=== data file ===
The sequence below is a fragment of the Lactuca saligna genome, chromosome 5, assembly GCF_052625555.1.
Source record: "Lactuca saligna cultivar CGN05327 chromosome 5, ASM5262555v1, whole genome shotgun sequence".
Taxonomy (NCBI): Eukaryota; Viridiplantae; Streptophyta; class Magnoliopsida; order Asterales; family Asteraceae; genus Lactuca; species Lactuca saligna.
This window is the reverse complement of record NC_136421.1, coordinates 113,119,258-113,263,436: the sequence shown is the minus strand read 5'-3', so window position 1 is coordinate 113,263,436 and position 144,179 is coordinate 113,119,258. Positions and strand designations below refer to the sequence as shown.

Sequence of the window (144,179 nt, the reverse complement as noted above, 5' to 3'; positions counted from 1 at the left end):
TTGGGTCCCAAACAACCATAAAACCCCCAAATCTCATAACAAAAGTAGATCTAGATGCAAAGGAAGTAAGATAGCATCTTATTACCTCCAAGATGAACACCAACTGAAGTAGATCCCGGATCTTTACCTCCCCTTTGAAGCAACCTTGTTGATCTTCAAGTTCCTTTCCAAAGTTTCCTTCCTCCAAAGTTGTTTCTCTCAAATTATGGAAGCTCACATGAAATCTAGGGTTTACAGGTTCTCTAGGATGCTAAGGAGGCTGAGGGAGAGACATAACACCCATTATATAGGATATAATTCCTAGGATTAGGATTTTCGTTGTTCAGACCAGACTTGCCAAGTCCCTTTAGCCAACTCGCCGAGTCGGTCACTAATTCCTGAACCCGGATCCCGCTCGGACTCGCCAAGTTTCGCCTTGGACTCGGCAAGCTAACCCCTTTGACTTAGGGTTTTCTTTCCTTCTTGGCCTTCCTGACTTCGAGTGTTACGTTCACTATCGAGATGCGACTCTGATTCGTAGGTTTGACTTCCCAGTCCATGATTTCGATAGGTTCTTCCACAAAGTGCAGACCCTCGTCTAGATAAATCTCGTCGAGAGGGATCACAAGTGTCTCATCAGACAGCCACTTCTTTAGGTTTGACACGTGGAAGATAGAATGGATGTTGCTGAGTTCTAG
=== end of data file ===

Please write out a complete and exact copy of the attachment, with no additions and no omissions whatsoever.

The sequence below is a fragment of the Lactuca saligna genome, chromosome 5, assembly GCF_052625555.1.
Source record: "Lactuca saligna cultivar CGN05327 chromosome 5, ASM5262555v1, whole genome shotgun sequence".
Taxonomy (NCBI): Eukaryota; Viridiplantae; Streptophyta; class Magnoliopsida; order Asterales; family Asteraceae; genus Lactuca; species Lactuca saligna.
This window is the reverse complement of record NC_136421.1, coordinates 113,119,258-113,263,436: the sequence shown is the minus strand read 5'-3', so window position 1 is coordinate 113,263,436 and position 144,179 is coordinate 113,119,258. Positions and strand designations below refer to the sequence as shown.

Sequence of the window (144,179 nt, the reverse complement as noted above, 5' to 3'; positions counted from 1 at the left end):
TTGGGTCCCAAACAACCATAAAACCCCCAAATCTCATAACAAAAGTAGATCTAGATGCAAAGGAAGTAAGATAGCATCTTATTACCTCCAAGATGAACACCAACTGAAGTAGATCCCGGATCTTTACCTCCCCTTTGAAGCAACCTTGTTGATCTTCAAGTTCCTTTCCAAAGTTTCCTTCCTCCAAAGTTGTTTCTCTCAAATTATGGAAGCTCACATGAAATCTAGGGTTTACAGGTTCTCTAGGATGCTAAGGAGGCTGAGGGAGAGACATAACACCCATTATATAGGATATAATTCCTAGGATTAGGATTTTCGTTGTTCAGACCAGACTTGCCAAGTCCCTTTAGCCAACTCGCCGAGTCGGTCACTAATTCCTGAACCCGGATCCCGCTCGGACTCGCCAAGTTTCGCCTTGGACTCGGCAAGCTAACCCCTTTGACTTAGGGTTTTCTTTCCTTCTTGGCCTTCCTGACTTCGAGTGTTACGTTCACTATCGAGATGCGACTCTGATTCGTAGGTTTGACTTCCCAGTCCATGATTTCGATAGGTTCTTCCACAAAGTGCAGACCCTCGTCTAGATAAATCTCGTCGAGAGGGATCACAAGTGTCTCATCAGACAGCCACTTCTTTAGGTTTGACACGTGGAAGATAGAATGGATGTTGCTGAGTTCTAG